Stills & Cinema

The Guts and the Glory

A blog on the mechanics, philosophy, and art of image making

reflections on shooting large format: a story

If shooting a 35mm rangefinder on the street is like playing a four piece jazz kit in a jazz combo, then shooting large format is like playing timpani in an orchestra.

I still remember how excited I was when my parents first asked me if I wanted to take percussion lessons.

I even still have my first lesson notes.

| If you would have asked me 2 months into drum lessons if I liked it, I would have told you that I probably hated it. |

I really really did hate it.  First of all, I was terrible.  I mean really terrible.  Second, for a 5 year old to do the same 3 exercises every day for a whole year really was just torture. I didn’t have much discipline as a 5 year old but really what 5 year old has that much discipline?

I did make it past that first year of hell. I really don’t know how I made it, but I did.  I did have good parents that were good about not letting me quit.  I also had a really good teacher that really knew how important your stick grips were to the rest of my technique and so he pushed me.

| Somehow I did get better. |

For that first year, it was all about developing good technique in my ‘match grip’, a style of stick grips where both palms face downward (traditional grip is with the left palm up). My teacher used to (gently) hit my pinkies if they would stray out like I was at some tea party, saying, “pinkies in.” Eventually my grips reached absolute perfection and we moved on. That grip technique would ultimately become the strong foundation for the rest of my drumming career.  Looking back, I am so thankful for that formation.  It allowed my technique to remain strong and it still allows me to continue progressing as a percussionist 24 years later.

It’s so funny to think about all that stuff you hated being so so good for you.

| I really had no idea back of how it would impact me now (definitely a life lesson somewhere in there). |

I got better and better.  I played in middle school, high school, became a drumline section leader, got a scholarship to play in college.  In college I played in jazz combos on weekends nights and city orchestra on weekday evenings.

So this large format photography thing…

If shooting a 35mm rangefinder on the street is like playing a four piece jazz kit in a jazz combo, then shooting large format is like playing timpani in an orchestra.  The similarities of these two disciplines sometimes scare me.  For those who have shot any film, they know there is a rhythm in shooting it.  Moments of drama, crescendos, moments of silence, codas, motifs. I find this happens in the images and in the shooting experience.  You learn to see (or hear) the light and scene and play your part that shows off and accentuates the scene.  You respond to movements.  You aim for the moments and do your part at the perfect moment.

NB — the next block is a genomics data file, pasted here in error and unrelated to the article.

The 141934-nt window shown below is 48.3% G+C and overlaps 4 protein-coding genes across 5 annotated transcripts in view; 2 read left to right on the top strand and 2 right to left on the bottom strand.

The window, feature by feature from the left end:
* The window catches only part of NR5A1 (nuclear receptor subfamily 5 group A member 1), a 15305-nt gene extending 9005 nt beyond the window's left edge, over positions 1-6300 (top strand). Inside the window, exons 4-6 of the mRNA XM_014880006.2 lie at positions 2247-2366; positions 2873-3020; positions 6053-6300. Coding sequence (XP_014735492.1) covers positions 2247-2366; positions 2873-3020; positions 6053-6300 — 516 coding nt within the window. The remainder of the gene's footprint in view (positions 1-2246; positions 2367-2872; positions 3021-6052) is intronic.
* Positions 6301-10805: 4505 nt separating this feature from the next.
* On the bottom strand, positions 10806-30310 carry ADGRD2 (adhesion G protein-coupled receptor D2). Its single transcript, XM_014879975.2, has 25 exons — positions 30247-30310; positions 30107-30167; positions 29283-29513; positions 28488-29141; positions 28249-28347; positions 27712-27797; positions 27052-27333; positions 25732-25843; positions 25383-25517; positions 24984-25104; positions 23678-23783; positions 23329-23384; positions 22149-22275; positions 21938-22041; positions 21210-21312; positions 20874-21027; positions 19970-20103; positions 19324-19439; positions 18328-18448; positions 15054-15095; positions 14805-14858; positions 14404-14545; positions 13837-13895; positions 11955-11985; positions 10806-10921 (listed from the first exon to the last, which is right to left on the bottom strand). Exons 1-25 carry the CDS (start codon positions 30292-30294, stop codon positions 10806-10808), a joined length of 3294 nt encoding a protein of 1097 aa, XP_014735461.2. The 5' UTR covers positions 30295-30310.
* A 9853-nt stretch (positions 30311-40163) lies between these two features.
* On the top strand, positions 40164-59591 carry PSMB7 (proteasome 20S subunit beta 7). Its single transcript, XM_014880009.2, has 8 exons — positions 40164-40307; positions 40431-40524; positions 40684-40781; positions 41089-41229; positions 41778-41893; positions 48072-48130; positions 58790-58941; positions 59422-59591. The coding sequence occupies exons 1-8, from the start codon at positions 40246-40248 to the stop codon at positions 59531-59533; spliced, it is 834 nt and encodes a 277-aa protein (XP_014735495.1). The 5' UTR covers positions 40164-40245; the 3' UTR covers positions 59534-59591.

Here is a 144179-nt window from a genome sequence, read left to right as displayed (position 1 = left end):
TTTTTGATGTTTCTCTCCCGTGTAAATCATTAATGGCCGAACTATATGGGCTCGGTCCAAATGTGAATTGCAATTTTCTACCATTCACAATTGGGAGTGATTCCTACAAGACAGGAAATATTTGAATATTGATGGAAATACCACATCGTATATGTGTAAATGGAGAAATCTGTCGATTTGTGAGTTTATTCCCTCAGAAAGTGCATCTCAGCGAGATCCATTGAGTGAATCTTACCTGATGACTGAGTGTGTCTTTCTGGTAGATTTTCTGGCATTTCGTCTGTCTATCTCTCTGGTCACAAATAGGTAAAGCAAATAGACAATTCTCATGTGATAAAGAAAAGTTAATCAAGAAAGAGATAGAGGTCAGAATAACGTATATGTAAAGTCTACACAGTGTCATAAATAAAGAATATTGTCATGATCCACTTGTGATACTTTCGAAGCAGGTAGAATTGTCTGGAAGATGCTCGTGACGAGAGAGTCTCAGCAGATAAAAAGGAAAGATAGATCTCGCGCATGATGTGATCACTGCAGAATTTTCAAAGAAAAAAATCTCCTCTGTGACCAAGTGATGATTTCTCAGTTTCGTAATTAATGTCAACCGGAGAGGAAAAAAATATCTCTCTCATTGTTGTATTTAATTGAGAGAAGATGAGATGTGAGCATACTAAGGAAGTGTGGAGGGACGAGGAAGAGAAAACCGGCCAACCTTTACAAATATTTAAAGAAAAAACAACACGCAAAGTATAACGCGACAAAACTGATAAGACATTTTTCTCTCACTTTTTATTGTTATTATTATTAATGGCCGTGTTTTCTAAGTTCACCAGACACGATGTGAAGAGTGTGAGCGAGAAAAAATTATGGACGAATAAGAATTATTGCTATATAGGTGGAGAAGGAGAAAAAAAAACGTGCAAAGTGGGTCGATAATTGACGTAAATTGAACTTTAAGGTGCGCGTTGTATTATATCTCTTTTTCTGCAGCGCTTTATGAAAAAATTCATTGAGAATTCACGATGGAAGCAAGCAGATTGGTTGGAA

| It’s a dance.  It’s leading. It’s following.  It’s call and response. |

When your part comes you put in everything you have to making it the best moment whether it is fortissimo or pianissimo.

| You place bits of yourself in every sound or frame. |


The large format photography shooting experience is quite different though.  There are so many videos and blogs about how to shoot large format photography.   Blog posts about reciprocity, bellows extension factor, composing on ground glass, large format aperture, lens fov equivalents, and so many more.  But how do you know what you don’t know?  All these things are essential information in a large format photographer’s tool belt but no one tells you what it’s really like to shoot it in it’s rhythm or how it feels compared to other formats.  What is the rhythm as you use all those tools to create an image. The steps and the dance.  What is that process like. In my opinion using this analogy helps.

Playing percussion in an orchestra is about



being bold

having independence


being precise

being calculated

playing every note in your music

and absolute perfection.

Really, this describes the large format photography shooting experience as well –a perfect description.


Now, playing a 4 piece drum kit in your buddies 5 piece jazz combo on a saturday night is very different. It’s about


more listening


creating structure

more listening,





give and take

more listening




and tastefullness.

Now this is exactly how I would describe the 35mm rangefinder on the street shooting experience.


So go tune your timpani in 5ths and go shoot some large format film photography.

Am I right or am I right?